September 7, 2017 | By Ivo H. Daalder

This Week's Reads - Sixteen Years Since 9/11, How Serious Is the Threat Today?


Monday marks the sixteenth anniversary of the September 11 attacks. Americans reacted with resilience and resolve—building strong defenses at home and striking the terrorists abroad. In the years since we have come to appreciate that, while grave and real, terrorism is not an existential threat to the United States. Yes, it is a danger. It remains a cheap and destructive tool used by the worst perpetrators to kill and spread fear. But neither jihadist terrorists nor those inspired by them pose a grave, systemic danger to the modern American way of life or to the postwar international order that supports it.

More recently, we have been reminded that such threats persist—are growing even. “If you want to talk about a nation that could pose an existential threat to the United States,” General Joseph Dunford said in 2015, “I’d have to point to Russia.” The NATO Supreme Commander and the US Director of National Intelligence have since echoed this analysis.

Intention and capability are the two components that determine risk and threats. The last few years have shown President Vladimir Putin’s intentions are to position Russia as a revisionist power, at odds with the postwar international order. Paired with the 4,300 nuclear warheads at the Kremlin’s disposal—its capability—this intention to confront the United States and its allies makes Russia a much more worrisome threat today than the terrorist threat that has so dominated our discourse and actions in the past 16 years. This is not to say Putin wants to start a war with the United States, or that the threat he poses is imminent. But if war were to come, it would be grave indeed. And war with Russia is not unthinkable anymore. As David Ignatius explains in an article below, all too often miscalculation leads to conflict, and war finds a way to grow from small infractions.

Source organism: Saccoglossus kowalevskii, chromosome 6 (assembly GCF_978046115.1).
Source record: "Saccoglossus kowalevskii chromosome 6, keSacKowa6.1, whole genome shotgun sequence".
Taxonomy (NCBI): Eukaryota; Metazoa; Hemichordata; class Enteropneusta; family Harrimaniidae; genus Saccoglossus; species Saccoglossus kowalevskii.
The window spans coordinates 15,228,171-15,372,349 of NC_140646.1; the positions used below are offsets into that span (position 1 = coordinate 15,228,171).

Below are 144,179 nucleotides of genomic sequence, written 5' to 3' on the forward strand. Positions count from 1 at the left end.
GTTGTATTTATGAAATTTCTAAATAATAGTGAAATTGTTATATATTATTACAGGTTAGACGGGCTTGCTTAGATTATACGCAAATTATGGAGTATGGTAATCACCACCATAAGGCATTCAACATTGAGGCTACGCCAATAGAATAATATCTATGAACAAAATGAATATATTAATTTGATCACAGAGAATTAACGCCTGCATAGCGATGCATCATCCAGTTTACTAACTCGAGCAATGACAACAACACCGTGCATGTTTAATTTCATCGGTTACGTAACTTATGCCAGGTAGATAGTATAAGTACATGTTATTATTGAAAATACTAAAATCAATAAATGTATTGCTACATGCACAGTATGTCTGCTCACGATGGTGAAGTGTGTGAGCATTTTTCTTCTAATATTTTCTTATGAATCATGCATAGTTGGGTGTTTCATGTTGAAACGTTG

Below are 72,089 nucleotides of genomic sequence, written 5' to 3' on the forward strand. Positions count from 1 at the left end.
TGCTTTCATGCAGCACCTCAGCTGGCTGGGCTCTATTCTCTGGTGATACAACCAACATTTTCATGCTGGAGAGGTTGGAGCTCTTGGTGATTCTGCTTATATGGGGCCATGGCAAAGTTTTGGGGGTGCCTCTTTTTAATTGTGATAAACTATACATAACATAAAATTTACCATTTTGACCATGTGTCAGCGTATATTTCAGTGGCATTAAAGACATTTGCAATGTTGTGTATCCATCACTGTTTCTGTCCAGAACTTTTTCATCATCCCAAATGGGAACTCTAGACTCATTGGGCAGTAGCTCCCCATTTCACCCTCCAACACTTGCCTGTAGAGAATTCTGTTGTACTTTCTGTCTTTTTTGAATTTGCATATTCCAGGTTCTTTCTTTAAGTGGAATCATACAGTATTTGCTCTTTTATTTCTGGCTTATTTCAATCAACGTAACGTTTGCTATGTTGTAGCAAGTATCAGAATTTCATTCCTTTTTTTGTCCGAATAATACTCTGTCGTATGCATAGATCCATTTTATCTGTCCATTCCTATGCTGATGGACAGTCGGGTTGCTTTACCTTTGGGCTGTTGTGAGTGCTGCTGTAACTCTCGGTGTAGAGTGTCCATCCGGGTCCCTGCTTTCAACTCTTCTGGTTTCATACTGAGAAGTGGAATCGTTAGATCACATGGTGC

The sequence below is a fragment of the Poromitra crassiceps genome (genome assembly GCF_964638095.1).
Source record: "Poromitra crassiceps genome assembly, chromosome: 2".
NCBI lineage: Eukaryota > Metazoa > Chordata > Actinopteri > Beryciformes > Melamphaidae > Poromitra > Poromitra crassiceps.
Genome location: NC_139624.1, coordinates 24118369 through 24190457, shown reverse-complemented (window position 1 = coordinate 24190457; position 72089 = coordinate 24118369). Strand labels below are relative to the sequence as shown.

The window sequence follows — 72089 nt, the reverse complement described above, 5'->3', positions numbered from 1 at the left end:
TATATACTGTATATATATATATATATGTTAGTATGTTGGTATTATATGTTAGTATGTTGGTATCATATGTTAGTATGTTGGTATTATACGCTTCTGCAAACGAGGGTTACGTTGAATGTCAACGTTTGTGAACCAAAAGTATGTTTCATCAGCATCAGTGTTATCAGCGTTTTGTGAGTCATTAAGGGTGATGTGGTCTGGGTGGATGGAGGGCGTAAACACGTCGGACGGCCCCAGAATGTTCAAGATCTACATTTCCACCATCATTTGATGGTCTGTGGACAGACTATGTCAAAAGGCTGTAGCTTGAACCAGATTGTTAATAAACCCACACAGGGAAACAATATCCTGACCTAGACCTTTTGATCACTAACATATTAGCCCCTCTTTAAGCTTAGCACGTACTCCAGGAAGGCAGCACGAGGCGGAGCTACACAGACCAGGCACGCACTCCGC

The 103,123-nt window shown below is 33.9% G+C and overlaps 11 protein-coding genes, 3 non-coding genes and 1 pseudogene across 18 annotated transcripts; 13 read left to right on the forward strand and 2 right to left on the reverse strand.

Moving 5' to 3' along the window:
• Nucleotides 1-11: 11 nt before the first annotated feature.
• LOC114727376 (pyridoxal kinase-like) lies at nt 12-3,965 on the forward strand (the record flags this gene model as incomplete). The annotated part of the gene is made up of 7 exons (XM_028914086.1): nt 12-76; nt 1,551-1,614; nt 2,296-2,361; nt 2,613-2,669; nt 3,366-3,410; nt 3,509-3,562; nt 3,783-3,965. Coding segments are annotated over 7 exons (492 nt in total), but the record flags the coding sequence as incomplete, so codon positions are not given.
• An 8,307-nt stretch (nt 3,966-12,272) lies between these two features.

There are other looming threats as well. China, with its own nuclear stockpile, could devastate the United States if relations between Beijing and Washington sour in the years ahead. And the last few weeks have shown North Korea’s nuclear capability gaining on an already outsized intention to challenge the United States. Unless Iran is handled with smart diplomacy, not just over the next few months, but over the coming years, then it, too, could pose a serious nuclear threat. These are the threats many of the articles below focus on.

Shortly after 9/11, historian David McCullough noticed a new habit among TV commentators of saying that “everything had changed” with the terrorist attacks. “But everything hasn't changed,” he would reply, “and we shouldn't accept that kind of analogy.” The country had been through worse, he said, and we’re very much the America we were, a nation in an enviable position in terms of freedom, strength, wealth, opportunity, resources . . .

We are still that nation today.

Don’t Be Surprised by North Korea’s Missiles. Kim Jong Un Is Doing What He Said He Would.

Anna Fifield/The Washington Post

“[A]nyone who’s surprised by the past month’s events. . . hasn’t been paying attention,” the Washington Post’s bureau chief in Tokyo writes. Amid the barrage of missile launches and nuclear tests in North Korea in recent weeks, Pyongyang has telegraphed each of its latest provocations ahead of time, she writes, often with clear warnings. The conclusion, at least to keen North Korea watchers, is that Kim Jong-un is many things, but unpredictable is not one of them.

A World That Came in from the Cold

Paul Kennedy/Wall Street Journal